For the last few months, ransomware has been making some big headlines thanks to massive cyberattacks against major companies. Even if it is only beginning to make headlines, ransomware has been around for a long time. A type of malware, ransomware is used to attack individual users, soliciting ransoms of a couple hundred dollars. Now, it’s targeting corporations, government agencies, police departments, and universities with ransoms for millions of dollars.
What is ransomware?
Malware is “malicious software” that causes harm to systems when it’s installed on devices. Ransomware encrypts the files on a device when it is installed. Some types prevent you from using your computer’s basic functions, like your mouse or keyboard. Others encrypt files on your device, which can prevent users from opening documents. Depending on the business, these files or systems may be essential for business operations. The only way to restore your computer or files and systems is to pay a ransom.
Your device can be infected by ransomware in a few different ways. Some cybercriminals take advantage of vulnerabilities in software. For example, WannaCry, one of the most prevalent types of ransomware, targets a security vulnerability in Windows. Others gain access to devices through Remote Desktop Protocol, which give a remote user control over the device.
Many attacks come through social engineering. This tactic uses deception to get sensitive information out of people for fraudulent purposes. By posing as people or institutions that are usually trusted, hackers take advantage of victims and gain access to their digital devices.
In this article, we’ll focus on how social engineering delivers ransomware to unsuspecting victims.
What is social engineering?
Social engineering plays on your inclination to trust. Cybercriminals try to create situations that will trick you into believing that you are dealing with someone you know or an institution you trust. After all, it’s much easier to get someone to let you into the castle than trying to pick the lock yourself.
Social engineering attacks may appear as an email from “your friend” or “your boss”. Often, cybercriminals use fake emergencies to get you to act quickly (and fall into their trap).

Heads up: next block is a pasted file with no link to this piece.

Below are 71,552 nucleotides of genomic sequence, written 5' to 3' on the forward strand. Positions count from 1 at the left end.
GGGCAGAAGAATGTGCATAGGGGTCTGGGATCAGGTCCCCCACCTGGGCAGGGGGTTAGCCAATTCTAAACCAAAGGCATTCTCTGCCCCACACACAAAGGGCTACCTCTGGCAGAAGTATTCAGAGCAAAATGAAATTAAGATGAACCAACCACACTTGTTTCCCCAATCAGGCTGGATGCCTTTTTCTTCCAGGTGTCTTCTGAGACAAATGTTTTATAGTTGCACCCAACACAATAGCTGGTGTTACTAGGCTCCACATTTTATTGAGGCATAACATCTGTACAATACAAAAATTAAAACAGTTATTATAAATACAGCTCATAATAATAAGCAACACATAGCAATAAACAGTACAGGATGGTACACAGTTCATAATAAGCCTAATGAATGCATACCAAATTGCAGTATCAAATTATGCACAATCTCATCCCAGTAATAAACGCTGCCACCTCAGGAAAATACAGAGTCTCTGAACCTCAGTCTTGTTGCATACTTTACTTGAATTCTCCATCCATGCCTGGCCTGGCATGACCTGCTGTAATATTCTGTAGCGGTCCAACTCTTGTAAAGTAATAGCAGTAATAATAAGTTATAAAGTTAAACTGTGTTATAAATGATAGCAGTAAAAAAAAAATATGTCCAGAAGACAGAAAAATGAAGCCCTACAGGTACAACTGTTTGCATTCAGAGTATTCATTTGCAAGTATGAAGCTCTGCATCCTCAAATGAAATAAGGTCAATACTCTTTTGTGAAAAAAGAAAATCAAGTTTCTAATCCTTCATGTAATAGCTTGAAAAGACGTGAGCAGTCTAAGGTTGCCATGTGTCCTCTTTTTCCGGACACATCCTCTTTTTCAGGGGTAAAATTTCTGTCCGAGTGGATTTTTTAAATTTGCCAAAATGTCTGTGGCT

The most common social engineering scam is phishing. Phishing is the act of sending emails that look like they come from a trustworthy source. These emails often include links or attachments loaded with malware. If you click the link or download the attachment, malware infects your device.
Phishing attacks come in many flavors, including:
- Spear-phishing. More targeted than the typical phishing attack, spear-fishing uses personal details to make the attack look more legitimate.
- Whaling attacks specifically target executives or senior members of government agencies, hospitals, or universities. These attacks appear to come from another senior member of the organization or even the CEO.
- Smishing uses text messaging to carry out a phishing attack and infect mobile devices.
- Vishing uses fraudulent voicemails and directs you to return the call at a fraudulent number.
Other types of social engineering attacks.
Other types of social engineering attacks include tech support scams where hackers pose as an IT specialist and request remote access to your device. Once you give it to them, they take over your device and install ransomware or hijack your personal information.
How social engineering delivers ransomware.
Some of the prominent ransomware attacks over the last few years have occurred thanks to social engineering. 92% of malware is delivered by email, and over half of all malware attacks are ransomware attacks. More proof that cybercriminals are leaning in hard to social engineering.
Types of ransomware, like Locky, Shade/Troldesh, and CryptoLocker all spread via email and malicious attachments.
How to prevent ransomware attacks.
Regardless of the attack vector, it’s important to practice good cybersecurity at your organization to prevent cyberattacks. Since many attacks come at the expense of people who are too trusting, always err on the side of healthy suspicion.
- Slow down. If you get an email from your boss or someone else in the company that needs something urgently, especially login credentials or financial information, consider that a red flag. Double-check that the email actually came from them and look for spelling errors in the email address. Better yet, pick up the phone and call them. But don’t use the phone number in the email. Instead look for a number in your company directory.
- Be careful about clicking links in emails. Use your mouse to hover over the link and check to see where it is going to first before you click it.
- Watch out for unusual file type attachments.
- Never send login or financial information over email.
- Stay updated. Patch applications, browsers, plug-ins, systems, and regularly, especially your anti-virus software.
- Use strong passwords. Update them frequently, and don’t use the same password for more than one account or system.
- Use multifactor authentication for an added layer of protection.
- Back up and encrypt your data and systems. Store the backups offline so you can access them in case of attack.
- Create a response plan in case of an attack. Disconnect infected devices as soon as possible to prevent the spread of ransomware to other parts of your network or business.
- Report any incidents of cyberattack–including phishing–to the FBI’s Internet Crime Complaint Center (IC3).
You can’t be too careful in our digital world these days. Take steps to educate yourself about cybersecurity, particularly phishing. Knowing what social engineering is and what form these attacks take can help keep your devices safe from ransomware.
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